Jesuit Father John J. Leonard passed away on September 15, 2015. He was born on the East Side of Manhattan on June 5, 1920, to Michael Leonard and Ella Graham Leonard. The Leonards had another son, Francis, and two daughters, Eileen and Marion. His family belonged to St. Ignatius Parish, but he was the only member of his family not baptized by the Jesuits — Fr. Leonard’s birth happened to coincide with a visit to his aunt’s house on 29th Street, and so, he was baptized at a nearby Carmelite parish. In those days, a baby’s first trip outside his birthplace was almost always to be baptized.
He graduated from St. Ignatius Grammar School and Regis High School before entering the Society of Jesus in 1937.
In 1944 as a young scholastic, Fr. Leonard was assigned to the Prep Faculty as a Latin, English, religion and mathematics teacher. He was also charged to oversee the Prep Dramatics Society. Fr. Leonard’s association with dramatics had actually begun before his arrival at Rose Hill during his time in the seminary. Knowing that young Fr. Leonard was a fairly skilled electrician, his superiors had tapped him to design the scenery and lighting for the seminarians’ annual production.
Because of Fr. Leonard’s unusual skill set and work on the Prep plays, Fr. Robert I. Gannon, SJ, the president of Fordham University (and himself a former Prep teacher) asked him to work with college students as well. And so, in 1946, in addition to moderating the Prep’s Dramatic Society, Fr. Leonard would revive the University’s Mimes and Mummers, a Campus theater company dating to 1855, founded that year by a Second Division student, in other words, a Prep boy, Charles Melton Walcot, Jr., Class of 1857. The company (which in its various incarnations had been comprised of both Prep and University students until 1913 when the Prep’s distinct Dramatic Society was formed) had been shut down during the Second World War, and University drama lay fallow until Fr. Leonard’s arrival.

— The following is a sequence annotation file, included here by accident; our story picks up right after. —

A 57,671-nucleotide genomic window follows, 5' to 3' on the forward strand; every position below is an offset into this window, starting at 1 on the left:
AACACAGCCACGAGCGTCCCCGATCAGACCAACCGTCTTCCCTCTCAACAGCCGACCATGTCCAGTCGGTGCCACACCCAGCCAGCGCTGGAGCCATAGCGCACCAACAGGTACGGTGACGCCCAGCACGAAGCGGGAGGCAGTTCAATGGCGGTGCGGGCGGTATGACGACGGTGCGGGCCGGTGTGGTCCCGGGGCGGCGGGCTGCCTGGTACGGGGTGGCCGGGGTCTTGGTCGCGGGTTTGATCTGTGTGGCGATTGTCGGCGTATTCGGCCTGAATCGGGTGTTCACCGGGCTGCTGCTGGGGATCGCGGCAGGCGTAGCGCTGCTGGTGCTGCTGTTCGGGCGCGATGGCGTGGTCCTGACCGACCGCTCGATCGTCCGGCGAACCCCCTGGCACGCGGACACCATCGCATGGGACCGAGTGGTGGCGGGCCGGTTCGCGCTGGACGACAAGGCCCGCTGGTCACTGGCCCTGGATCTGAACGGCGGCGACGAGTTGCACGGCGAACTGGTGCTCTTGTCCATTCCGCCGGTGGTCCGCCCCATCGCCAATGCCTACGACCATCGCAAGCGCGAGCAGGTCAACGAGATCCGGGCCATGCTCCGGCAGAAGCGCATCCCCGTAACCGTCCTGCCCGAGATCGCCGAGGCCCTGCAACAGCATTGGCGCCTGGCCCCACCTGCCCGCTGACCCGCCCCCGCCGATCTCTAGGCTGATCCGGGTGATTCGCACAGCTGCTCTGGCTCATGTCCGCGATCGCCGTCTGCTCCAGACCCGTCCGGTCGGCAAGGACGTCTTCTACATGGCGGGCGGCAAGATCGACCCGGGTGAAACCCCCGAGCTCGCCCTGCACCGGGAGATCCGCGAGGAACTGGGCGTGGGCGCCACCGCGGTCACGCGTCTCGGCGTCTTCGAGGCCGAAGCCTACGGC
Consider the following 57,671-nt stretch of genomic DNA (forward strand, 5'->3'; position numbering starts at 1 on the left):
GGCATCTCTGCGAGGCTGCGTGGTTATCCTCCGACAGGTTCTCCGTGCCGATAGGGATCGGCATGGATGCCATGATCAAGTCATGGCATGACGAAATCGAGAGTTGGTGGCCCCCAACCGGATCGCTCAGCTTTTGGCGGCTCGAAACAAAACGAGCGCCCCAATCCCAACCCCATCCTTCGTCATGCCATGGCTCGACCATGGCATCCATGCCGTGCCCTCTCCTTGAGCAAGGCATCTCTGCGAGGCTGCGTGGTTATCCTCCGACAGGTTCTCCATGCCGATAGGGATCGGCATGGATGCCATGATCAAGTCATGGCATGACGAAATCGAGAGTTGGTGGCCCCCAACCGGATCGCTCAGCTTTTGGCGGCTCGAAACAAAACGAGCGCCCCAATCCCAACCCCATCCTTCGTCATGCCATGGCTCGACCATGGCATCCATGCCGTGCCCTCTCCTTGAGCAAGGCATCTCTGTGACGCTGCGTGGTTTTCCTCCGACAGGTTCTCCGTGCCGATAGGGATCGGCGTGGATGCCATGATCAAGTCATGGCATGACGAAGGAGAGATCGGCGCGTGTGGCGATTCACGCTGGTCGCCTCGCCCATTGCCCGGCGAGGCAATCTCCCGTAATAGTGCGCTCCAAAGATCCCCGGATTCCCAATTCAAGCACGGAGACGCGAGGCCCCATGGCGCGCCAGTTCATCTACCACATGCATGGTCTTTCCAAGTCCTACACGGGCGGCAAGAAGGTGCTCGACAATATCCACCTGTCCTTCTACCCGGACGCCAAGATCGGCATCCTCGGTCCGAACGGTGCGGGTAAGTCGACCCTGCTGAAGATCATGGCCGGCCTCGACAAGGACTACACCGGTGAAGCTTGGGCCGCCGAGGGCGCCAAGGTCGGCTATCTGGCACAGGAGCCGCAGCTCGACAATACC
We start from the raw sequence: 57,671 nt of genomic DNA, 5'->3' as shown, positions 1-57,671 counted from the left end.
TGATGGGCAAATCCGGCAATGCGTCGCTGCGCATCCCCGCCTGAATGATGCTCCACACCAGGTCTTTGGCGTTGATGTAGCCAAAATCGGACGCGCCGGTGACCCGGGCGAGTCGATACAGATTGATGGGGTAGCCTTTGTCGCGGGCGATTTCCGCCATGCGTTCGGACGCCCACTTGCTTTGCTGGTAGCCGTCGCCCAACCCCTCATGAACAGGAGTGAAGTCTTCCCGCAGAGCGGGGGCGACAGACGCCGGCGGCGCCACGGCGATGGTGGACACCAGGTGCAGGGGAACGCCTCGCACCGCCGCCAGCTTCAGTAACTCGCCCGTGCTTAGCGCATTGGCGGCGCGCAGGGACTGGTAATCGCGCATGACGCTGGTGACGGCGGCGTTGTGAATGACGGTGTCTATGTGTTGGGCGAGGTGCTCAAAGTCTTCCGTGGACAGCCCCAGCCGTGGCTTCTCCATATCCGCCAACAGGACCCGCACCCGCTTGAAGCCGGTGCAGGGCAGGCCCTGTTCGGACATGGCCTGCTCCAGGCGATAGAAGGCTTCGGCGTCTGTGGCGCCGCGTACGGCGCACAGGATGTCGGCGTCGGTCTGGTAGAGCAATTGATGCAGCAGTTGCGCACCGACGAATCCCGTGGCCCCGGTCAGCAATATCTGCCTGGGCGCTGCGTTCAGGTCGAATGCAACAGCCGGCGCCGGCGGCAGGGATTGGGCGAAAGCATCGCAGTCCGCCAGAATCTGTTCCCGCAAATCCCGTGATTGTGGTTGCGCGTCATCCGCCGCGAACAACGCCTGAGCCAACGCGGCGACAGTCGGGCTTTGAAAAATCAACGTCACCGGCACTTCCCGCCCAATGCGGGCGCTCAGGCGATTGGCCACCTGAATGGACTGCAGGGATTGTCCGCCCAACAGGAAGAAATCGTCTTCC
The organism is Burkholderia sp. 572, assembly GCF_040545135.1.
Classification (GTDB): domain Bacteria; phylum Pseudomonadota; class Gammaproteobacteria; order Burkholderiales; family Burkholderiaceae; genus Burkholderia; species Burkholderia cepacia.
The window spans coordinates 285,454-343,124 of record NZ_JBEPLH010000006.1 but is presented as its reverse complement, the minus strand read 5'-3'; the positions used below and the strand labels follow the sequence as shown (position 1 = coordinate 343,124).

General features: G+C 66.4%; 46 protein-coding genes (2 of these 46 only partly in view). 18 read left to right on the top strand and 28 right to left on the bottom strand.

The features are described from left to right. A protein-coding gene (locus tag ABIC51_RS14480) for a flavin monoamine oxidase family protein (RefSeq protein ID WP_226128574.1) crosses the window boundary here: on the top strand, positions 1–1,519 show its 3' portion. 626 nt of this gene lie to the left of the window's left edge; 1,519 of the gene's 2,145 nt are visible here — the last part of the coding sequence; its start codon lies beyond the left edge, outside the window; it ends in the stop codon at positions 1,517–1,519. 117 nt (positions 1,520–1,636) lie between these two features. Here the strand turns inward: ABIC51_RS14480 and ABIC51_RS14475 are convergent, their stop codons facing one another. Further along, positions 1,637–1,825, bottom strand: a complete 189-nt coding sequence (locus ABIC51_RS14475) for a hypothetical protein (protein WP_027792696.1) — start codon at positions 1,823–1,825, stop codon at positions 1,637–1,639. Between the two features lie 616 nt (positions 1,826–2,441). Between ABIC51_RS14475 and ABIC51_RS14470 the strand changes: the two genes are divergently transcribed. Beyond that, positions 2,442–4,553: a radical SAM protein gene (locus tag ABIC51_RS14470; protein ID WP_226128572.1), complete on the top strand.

It was also during his time as a young scholastic that Fr. Leonard received a unique faculty appointment in the history of Fordham Prep — keeper of the ram. While the University had a succession of 21 live mascot ungulates between the 1920s and ‘70s, all named Ramses, only once did the Prep have its own ram, Ramses’ “little brother” as it were. Granite was his name, and Fr. Leonard was his keeper. A footnote to the story: when a band of marauding Hoyas mistakenly kidnapped Granite thinking he was the university mascot, the incident and Fr. Leonard made the national papers.
Fr. Leonard left Fordham in June of 1947 to continue studies for the priesthood. He was ordained at Woodstock, Maryland in June 1950 and completed his tertianship at the Jesuit Shrine at Auriesville, NY.
Fr. Leonard returned to Rose Hill in September of 1952 and resumed his Prep teaching responsibilities. He also continued working with the Prep’s Dramatic Society as well as the University’s Mimes and Mummers.